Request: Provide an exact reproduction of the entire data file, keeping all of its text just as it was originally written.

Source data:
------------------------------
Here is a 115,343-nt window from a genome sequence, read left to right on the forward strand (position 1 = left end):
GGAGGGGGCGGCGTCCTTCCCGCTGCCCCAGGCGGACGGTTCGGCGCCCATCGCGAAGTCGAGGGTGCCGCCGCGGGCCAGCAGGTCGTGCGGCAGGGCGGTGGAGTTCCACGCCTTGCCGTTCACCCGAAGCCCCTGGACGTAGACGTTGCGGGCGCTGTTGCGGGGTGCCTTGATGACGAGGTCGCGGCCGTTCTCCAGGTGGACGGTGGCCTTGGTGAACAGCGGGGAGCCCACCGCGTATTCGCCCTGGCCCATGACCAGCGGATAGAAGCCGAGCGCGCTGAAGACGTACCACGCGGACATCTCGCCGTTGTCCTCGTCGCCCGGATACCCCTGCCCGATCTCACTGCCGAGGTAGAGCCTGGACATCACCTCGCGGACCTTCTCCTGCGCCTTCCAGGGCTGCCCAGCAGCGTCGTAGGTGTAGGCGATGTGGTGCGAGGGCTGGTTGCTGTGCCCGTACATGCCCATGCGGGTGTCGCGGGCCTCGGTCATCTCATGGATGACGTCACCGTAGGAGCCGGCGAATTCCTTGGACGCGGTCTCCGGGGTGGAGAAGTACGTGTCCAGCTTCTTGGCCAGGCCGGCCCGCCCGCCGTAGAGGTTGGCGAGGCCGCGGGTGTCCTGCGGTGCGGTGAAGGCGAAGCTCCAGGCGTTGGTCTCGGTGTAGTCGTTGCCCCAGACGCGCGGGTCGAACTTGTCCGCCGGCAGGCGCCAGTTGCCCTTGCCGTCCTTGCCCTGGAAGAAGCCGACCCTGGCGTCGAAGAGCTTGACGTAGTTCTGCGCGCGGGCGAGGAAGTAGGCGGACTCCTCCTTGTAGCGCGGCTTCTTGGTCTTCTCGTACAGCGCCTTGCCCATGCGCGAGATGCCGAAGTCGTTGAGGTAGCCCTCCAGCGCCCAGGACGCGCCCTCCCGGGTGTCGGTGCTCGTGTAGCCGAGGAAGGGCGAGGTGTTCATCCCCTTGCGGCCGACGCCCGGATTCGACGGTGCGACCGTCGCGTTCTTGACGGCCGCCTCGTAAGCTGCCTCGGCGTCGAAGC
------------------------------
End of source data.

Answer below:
Here is a 115,343-nt window from a genome sequence, read left to right on the forward strand (position 1 = left end):
GGAGGGGGCGGCGTCCTTCCCGCTGCCCCAGGCGGACGGTTCGGCGCCCATCGCGAAGTCGAGGGTGCCGCCGCGGGCCAGCAGGTCGTGCGGCAGGGCGGTGGAGTTCCACGCCTTGCCGTTCACCCGAAGCCCCTGGACGTAGACGTTGCGGGCGCTGTTGCGGGGTGCCTTGATGACGAGGTCGCGGCCGTTCTCCAGGTGGACGGTGGCCTTGGTGAACAGCGGGGAGCCCACCGCGTATTCGCCCTGGCCCATGACCAGCGGATAGAAGCCGAGCGCGCTGAAGACGTACCACGCGGACATCTCGCCGTTGTCCTCGTCGCCCGGATACCCCTGCCCGATCTCACTGCCGAGGTAGAGCCTGGACATCACCTCGCGGACCTTCTCCTGCGCCTTCCAGGGCTGCCCAGCAGCGTCGTAGGTGTAGGCGATGTGGTGCGAGGGCTGGTTGCTGTGCCCGTACATGCCCATGCGGGTGTCGCGGGCCTCGGTCATCTCATGGATGACGTCACCGTAGGAGCCGGCGAATTCCTTGGACGCGGTCTCCGGGGTGGAGAAGTACGTGTCCAGCTTCTTGGCCAGGCCGGCCCGCCCGCCGTAGAGGTTGGCGAGGCCGCGGGTGTCCTGCGGTGCGGTGAAGGCGAAGCTCCAGGCGTTGGTCTCGGTGTAGTCGTTGCCCCAGACGCGCGGGTCGAACTTGTCCGCCGGCAGGCGCCAGTTGCCCTTGCCGTCCTTGCCCTGGAAGAAGCCGACCCTGGCGTCGAAGAGCTTGACGTAGTTCTGCGCGCGGGCGAGGAAGTAGGCGGACTCCTCCTTGTAGCGCGGCTTCTTGGTCTTCTCGTACAGCGCCTTGCCCATGCGCGAGATGCCGAAGTCGTTGAGGTAGCCCTCCAGCGCCCAGGACGCGCCCTCCCGGGTGTCGGTGCTCGTGTAGCCGAGGAAGGGCGAGGTGTTCATCCCCTTGCGGCCGACGCCCGGATTCGACGGTGCGACCGTCGCGTTCTTGACGGCCGCCTCGTAAGCTGCCTCGGCGTCGAAGC